We've complained about the browser's pinch-zooming, but the general online experience is good. The faster WiFi support is welcome, though there's no HTML5 or Flash support at present and navigation is generally happier if you wait for the page to load fully first. Rather than the separate address and search bars of previous versions, there's now a single combined box that does both. That same underlying Webkit engine is used for email rendering too, which makes a significant difference to the reading experience.
Where RIM do things well, though, they really improve usability. Universal search is familiar as a concept from other platforms, but BlackBerry 6's combination of caching and flexibility lifts it shoulders ahead of rivals. Results are shown as fast as you can peck in search terms, and it covers everything from local contacts, messages, notes, apps and multimedia before offering online queries for general searches, YouTube videos (which are the only streaming videos the Torch can cope with at present), software in BlackBerry App World and more. Ironically, while we were desperate for granularity of control for message behavior, Universal Search allows you to pick and choose which content is indexed despite being speedy enough to handle everything the Torch could throw at it.
Multimedia playback looks more inviting than on previous BlackBerries, with the Torch making heavy use of album art and the UI being both finger and trackpad friendly (handy, since BlackBerry 6 will have to cater to both touchscreen and non-touchscreen devices in RIM's lineup). Supported formats include MP3, AAC-LC, AAC+, eAAC+, WMA, WMV, Flac, Ogg Vorbis and AMR-NB for audio, together with MPEG4, H.263, H.264 and WMV3 (including Windows Media DRM10 encrypted files) for video; that's certainly a longer list than stock Android or iOS can manage. RIM has also introduced WiFi sync: as long as you have a Windows PC running RIM's BlackBerry Desktop client software, you can wirelessly send audio to the Torch. Unfortunately, despite the long list of supported formats for locally-stored tracks, the same doesn't appear to apply to the fussier WiFi sync app, and there's no synchronizing across mobile networks. Instead, you can choose playlists or individual tracks that are in your desktop library via the Torch's UI, and then have them automatically sync across to the smartphone whenever you're in range of WiFi or have a USB connection hooked up.
The camera, meanwhile, ticks many of the same spec boxes as rivals do, but falls short in a few fashionable areas. There are various shooting modes, including a decent macro setting that reproduced crisp text, but video recording tops out at VGA 640 x 480 resolution rather than the 720p HD we're seeing on many smartphones of late. Without touch-focus it's a case of half-pressing the shutter release to lock the focus in, as on a dedicated point-and-shoot camera, while the end results vary broadly. Daytime or brightly lit photos are show reasonable exposure balance but could do with a little more saturation in their colors, while low-light images - even with the LED flash in play - are murky and underwhelming. To be fair, that's a criticism we could level at many cellphone cameras.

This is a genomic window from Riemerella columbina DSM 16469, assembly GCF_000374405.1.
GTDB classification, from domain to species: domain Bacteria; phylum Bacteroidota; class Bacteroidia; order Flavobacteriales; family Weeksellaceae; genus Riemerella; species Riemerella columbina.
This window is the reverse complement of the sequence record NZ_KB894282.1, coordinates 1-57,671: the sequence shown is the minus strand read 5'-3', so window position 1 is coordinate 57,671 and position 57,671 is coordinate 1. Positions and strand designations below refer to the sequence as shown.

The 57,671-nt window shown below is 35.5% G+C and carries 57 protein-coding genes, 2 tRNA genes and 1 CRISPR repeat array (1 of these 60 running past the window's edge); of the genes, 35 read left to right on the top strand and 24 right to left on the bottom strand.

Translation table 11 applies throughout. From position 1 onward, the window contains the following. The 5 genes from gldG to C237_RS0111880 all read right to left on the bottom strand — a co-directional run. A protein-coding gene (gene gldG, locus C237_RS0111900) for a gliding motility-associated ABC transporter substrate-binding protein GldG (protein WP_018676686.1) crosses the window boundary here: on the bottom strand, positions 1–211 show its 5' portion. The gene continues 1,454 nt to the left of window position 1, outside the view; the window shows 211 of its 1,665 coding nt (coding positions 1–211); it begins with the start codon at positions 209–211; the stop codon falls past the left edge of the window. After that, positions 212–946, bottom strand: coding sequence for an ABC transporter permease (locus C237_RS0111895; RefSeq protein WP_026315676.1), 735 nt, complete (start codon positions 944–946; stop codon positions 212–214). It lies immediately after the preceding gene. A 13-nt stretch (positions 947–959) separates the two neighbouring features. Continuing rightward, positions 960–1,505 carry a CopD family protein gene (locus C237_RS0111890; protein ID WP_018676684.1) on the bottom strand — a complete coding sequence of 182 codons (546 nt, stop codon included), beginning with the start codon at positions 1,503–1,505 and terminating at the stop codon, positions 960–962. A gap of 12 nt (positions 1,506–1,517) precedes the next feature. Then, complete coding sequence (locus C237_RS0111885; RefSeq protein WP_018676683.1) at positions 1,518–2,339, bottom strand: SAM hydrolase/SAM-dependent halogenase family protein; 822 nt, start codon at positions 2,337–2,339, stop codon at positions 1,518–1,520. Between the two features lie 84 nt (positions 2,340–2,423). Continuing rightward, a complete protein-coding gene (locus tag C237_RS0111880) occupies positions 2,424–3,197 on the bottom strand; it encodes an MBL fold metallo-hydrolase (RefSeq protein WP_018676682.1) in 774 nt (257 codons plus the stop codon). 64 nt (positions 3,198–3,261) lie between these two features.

If RIM's phones are known for their email abilities, they're also famed for their battery life. Happily the Torch doesn't disappoint, with a hefty day's use - including push email, calls and browsing - making a far smaller dint in the battery gauge than you'd expect to see on rival devices. The uncompromising executive will get through their full day with no complaints; the rest of us with more moderate use could potentially stretch to two days between recharges. As for call quality, audio was loud and lacked hiss or buzz. Antennas are headline news these days, but we had no problems with the Torch's ability to hold a signal.
It's hard to understand RIM's positioning with the Torch. While the plurality of input methods, new OS and general hyperbole would suggest the smartphone is the new BlackBerry flagship, the underwhelming screen resolution and processor leave the Torch lacking in comparison with what's top of rivals' ranges. The company is also making minimal noise regarding their enterprise customers, with a distinctly consumer-focus to the Torch launch event last week. Undoubtedly the Torch - or, more accurately, BlackBerry 6 - has the same sort of business savvy as earlier versions, but RIM seem to be hoping to pull in more mainstream consumers with the new handset and platform.
Our fear is that the Canadians have done too little to do that, given the state of the highly-competitive smartphone market today. Even if we could put aside the screen resolution, the Torch's CPU is obviously struggling with what's on the agenda today: that doesn't bode well for future upgrades. It's a shame considering the solid hardware; not exactly fashion-forward, true, but appealing in a sturdy, functional way. Twelve months ago, the Torch would be a strong contender. Now, with Android 2.2 looking slick even without manufacturer skins and the iPhone 4 dominating mindshare, the Torch's flaws are all the more undermining. It's not a bad smartphone, by any means, and RIM aficionados will likely find plenty of appeal in BlackBerry 6 if not the Torch itself. Nonetheless, RIM has fallen short of the goal to create an all-round compelling alternative to today's smartphone glitterati.
Unboxing and hands-on video